Jaguar S Type Sport 2001 Road Test

Mon, 09 Apr 2001

To anyone who ever drove a Jaguar Mk II 3.4 or 3.8, the new S Type V6 manual is its spiritual reincarnation. 

For a start we get flowing retro Jaguar lines, which somehow manage to combine elements of the MkII, the first S Type and even the Mk X. You could argue that the styling isn't 100% successful, but then neither was the styling of the original, and that somehow adds to its character.

This car simply oozes personality. The smooth 3.0 litre 240bhp Ford Duratec V6 thrums, whoops and bellows, yet remains smooth to quite high revs. It's also very powerful, with 20bhp more than Audi's new 3.0 litre V6, 19bhp more than Mercedes' 3.2 litre V6 and 9bhp more than BMW's much-vaunted 3.0 litre straight six. The five-speed manual gearbox has a heavy, ponderous, occasionally obstructive shift (something Autocar magazine criticised it for). But what Moss-boxed Mk II or original S Type didn't? To my mind, this adds to the character of the car. The new ZF variable ratio power steering has a mechanical oiliness to it, yet allows enough feedback to make the driver feel attached to the car rather than detached from it. And you get that amazing Jaguar buzz of endless acceleration, just as I remember from my first ride in a 3.8 E-Type in 1965 when we went out to double the newly-imposed 70mph speed limit.

You can, of course, simply go for the looks and opt for the Ford-supplied automatic. If you want the most powerful S Type, the 281bhp 4.0 litre V8, you have no choice. But the autobox isn't a very good one and is apt to change ratio when you least want it to while pressing on. And to my mind, the automatic ceases to be the characterful car which the looks of the S Type promise. The V8 doesn't sound Jag-like either, so I'd plump for the V6 manual every time.

It's a surprisingly big car - bigger than a BMW 5-Series. (We'll soon see the X Type Jag to compete with the 3-Series.) The boot looks absolutely huge until you start loading it up, when you find it's a lot shallower than you first thought. However, it does have the advantage of fold-down rear seats, and an optional ski flap if required. The ride is smooth, even on the huge 18-inch alloy wheels and liquorice-strip-thin 245/40 Pirelli P Zeros of the Sport. Wind noise is pleasantly subdued. And the engine pulled our car to an indicated 146mph on a German Autobahn with commendable ease. The slight roughness of the engine at these high speeds was simply cured by switching to Superunleaded, but this isn't necessary for normal day-to-day running. Fuel consumption worked out at 23.9mpg overall, which wasn't bad for the speeds plus a lot of stop-start town work. Handling is fine, though definitely big-car-like rather than hot-hatch-nippy. And I have to admit I didn't press this particular car to find its limits of adhesion.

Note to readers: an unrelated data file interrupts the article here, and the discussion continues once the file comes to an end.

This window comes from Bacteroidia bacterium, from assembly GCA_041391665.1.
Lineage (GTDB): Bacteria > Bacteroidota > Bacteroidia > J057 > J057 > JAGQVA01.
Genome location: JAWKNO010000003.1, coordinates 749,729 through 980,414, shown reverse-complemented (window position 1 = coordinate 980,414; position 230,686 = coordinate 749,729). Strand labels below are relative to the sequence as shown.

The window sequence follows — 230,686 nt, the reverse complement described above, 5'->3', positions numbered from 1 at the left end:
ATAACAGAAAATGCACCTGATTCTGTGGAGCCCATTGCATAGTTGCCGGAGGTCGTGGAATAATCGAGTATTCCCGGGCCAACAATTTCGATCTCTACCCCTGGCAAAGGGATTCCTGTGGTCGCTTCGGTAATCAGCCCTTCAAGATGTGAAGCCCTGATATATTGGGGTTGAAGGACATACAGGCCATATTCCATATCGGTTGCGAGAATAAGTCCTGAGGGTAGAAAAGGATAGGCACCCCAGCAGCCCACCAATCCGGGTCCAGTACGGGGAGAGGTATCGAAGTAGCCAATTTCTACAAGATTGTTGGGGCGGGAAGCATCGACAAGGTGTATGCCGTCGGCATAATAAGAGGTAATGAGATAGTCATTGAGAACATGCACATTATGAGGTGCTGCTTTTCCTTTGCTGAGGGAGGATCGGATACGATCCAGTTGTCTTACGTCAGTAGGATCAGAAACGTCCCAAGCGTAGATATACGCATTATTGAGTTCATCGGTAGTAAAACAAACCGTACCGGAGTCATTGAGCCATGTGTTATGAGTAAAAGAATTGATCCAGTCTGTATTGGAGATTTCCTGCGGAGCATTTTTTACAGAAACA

With Volvo and Jaguar building its top-of-the-range cars, Ford no longer needs a Granada or Scorpio. Volvos provide a feeling of immense strength together with old-fashioned, police-car-like front-drive handling on the one hand. Jaguar successfully interprets its core values of smoothness, pace and rear-drive handling on the other. The four-wheel-drive X Type will soon complete the range. But the S Type is by no means eclipsed by it.

I'd also better mention Jaguar's impressive scores in all recent Top Gear J.D. Power Customer Satisfaction Surveys. My own mailbag reflects this. Hardly a single complaint about Jaguars, compared to significant numbers about Mercedes and a fair few about BMWs too.

If you want a real Jag, the S Type Sport V6 manual has to be the one to go for. It costs £30,600 on the road and the price includes leather seats, leather steering wheel, leather gear knob, climate control, floor mats, those huge 18-inch Monaco alloy wheels, P Zero tyres and front fog lights. You can get an S Type V6 manual from £27,000, but the Sport's extras make the car. Do, however, be careful to specify electric lumbar support for the driver's seat, as this is one very worthwhile accessory.

On the other hand, if you want superb, less traditional looks, coupled with fine, Mercedes S Class-beating handling, a decent Mercedes sourced autobox and truly immense performance, Jaguar can always fix you up with an XJR8.

(Sorry, the pix aren't right. The original 2001 pix were too low res, so have been substituted with gallery pix and pix from later road tersts.)

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